- Hardcover: 304 pages
- Publisher: Riverhead Hardcover; First Edition edition (September 23, 2004)
- Language: English
- ISBN-10: 1573222925
- ISBN-13: 978-1573222921
- Product Dimensions: 6.5 x 1.1 x 9.5 inches
- Shipping Weight: 1.2 pounds (View shipping rates and policies)
- Average Customer Review: 3.4 out of 5 stars See all reviews (54 customer reviews)
- Amazon Best Sellers Rank: #1,421,104 in Books (See Top 100 in Books)
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Breaking Ground Hardcover – September 28, 2004
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From Publishers Weekly
Less a memoir than a portrait of a life as told through architecture, Libeskinds book traces his past and his numerous project commissions, including his most recent and renowned contribution to the design of the new World Trade Center. Libeskind sometimes skimps on historical detail, personal or otherwise, in favor of discussing his architectural preferences. However, tales from his youth in post-World War II Poland and engaging anecdotes about his strong-willed parents, who survived Soviet death camps, are interspersed throughout. For Libeskind, everything relates to architecture, and the book is filled with his beliefs about what good architecture should be and what inspires him. The book also features Libeskinds many clashes with and strong opinions about other buildings, architects and developers; rightly or not, he often casts himself as a righteous, innovative David facing stodgy, wrongheaded Goliath, and he doesnt hesitate to paint unflattering portraits of the Goliaths he has come up against. This is especially true in the final chapters, which detail the melodramatic quarrels he had with WTC site developer Larry Silverstein and Silversteins favored architectural firm. Libeskinds enthusiastic, earnest prose will be familiar to anyone who has read his WTC proposal; he believes fervently in the importance of symbols, going so far as to say "some days I suspect thats what people in Israel are really fighting overnot the territory, but the light." The WTC project has made Libeskind as much a household name as any architect could wish for, and with work on the site underway (he aptly describes it as organ replacement surgery "while keeping a network of veins and arteries pumping"), even lay readers may find this an intriguing introduction to the architects ideas and influences. 32 pages of photos.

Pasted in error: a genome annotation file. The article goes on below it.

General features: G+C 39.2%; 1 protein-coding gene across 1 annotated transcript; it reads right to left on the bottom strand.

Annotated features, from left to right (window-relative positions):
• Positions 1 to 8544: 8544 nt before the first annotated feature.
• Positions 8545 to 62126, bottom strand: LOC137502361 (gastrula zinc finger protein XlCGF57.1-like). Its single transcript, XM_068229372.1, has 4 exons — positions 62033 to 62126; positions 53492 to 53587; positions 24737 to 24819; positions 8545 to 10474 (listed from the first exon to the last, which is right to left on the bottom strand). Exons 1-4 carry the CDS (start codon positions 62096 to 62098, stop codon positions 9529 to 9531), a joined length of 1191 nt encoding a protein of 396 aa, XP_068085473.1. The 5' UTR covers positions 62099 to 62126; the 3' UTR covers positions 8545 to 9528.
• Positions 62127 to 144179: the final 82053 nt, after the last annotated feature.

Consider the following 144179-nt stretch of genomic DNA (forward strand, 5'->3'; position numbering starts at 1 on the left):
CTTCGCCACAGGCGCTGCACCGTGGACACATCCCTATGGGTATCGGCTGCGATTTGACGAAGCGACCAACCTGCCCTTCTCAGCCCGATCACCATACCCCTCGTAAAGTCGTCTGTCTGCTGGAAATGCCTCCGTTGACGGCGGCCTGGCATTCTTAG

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Breaking Ground...reveals the vision - and the audacity - that won him the commission. -- Parade, September 26, 2004
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Top Customer Reviews
This book is proof of that lesson.
As an avid fan of Libeskind for many years, this book actually has left a sour taste in my mouth. The stories that he tells of his family are great as they make you appreciate his background, but once he actually gets into his reasonings for designing this or revelations of that the aura vanishes.
His insight - albeit one-sided - into the selection, design, and collaboration on the Freedom Tower was interesting at first but then devulged into being a series of pages filled with ranting - almost like a personal diary of his that he decided to publish.
The recent attention surround Libeskind has placed him at the forefront of architecture, which he may rightfully deserve. However, if you truly want to appreciate Libeskind then spend the time and the effort to appreciate his work in either a portfolio or in person. His work is a better autobiography than this book is.
Most Recent Customer Reviews
The book gives insight into his thought process and allows the reader an...Read more